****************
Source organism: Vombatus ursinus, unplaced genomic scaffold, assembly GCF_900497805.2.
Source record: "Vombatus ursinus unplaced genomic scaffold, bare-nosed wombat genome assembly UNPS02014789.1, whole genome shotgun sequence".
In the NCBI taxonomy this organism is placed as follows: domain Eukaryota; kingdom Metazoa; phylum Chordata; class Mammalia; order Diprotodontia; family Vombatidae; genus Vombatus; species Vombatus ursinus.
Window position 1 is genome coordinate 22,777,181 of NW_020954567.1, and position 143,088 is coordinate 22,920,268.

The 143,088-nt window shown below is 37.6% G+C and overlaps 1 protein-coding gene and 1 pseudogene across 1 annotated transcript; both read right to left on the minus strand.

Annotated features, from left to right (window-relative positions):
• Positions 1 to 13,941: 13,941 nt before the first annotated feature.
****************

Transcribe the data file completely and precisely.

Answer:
Source organism: Vombatus ursinus, unplaced genomic scaffold, assembly GCF_900497805.2.
Source record: "Vombatus ursinus unplaced genomic scaffold, bare-nosed wombat genome assembly UNPS02014789.1, whole genome shotgun sequence".
In the NCBI taxonomy this organism is placed as follows: domain Eukaryota; kingdom Metazoa; phylum Chordata; class Mammalia; order Diprotodontia; family Vombatidae; genus Vombatus; species Vombatus ursinus.
Window position 1 is genome coordinate 22,777,181 of NW_020954567.1, and position 143,088 is coordinate 22,920,268.

The 143,088-nt window shown below is 37.6% G+C and overlaps 1 protein-coding gene and 1 pseudogene across 1 annotated transcript; both read right to left on the minus strand.

Annotated features, from left to right (window-relative positions):
• Positions 1 to 13,941: 13,941 nt before the first annotated feature.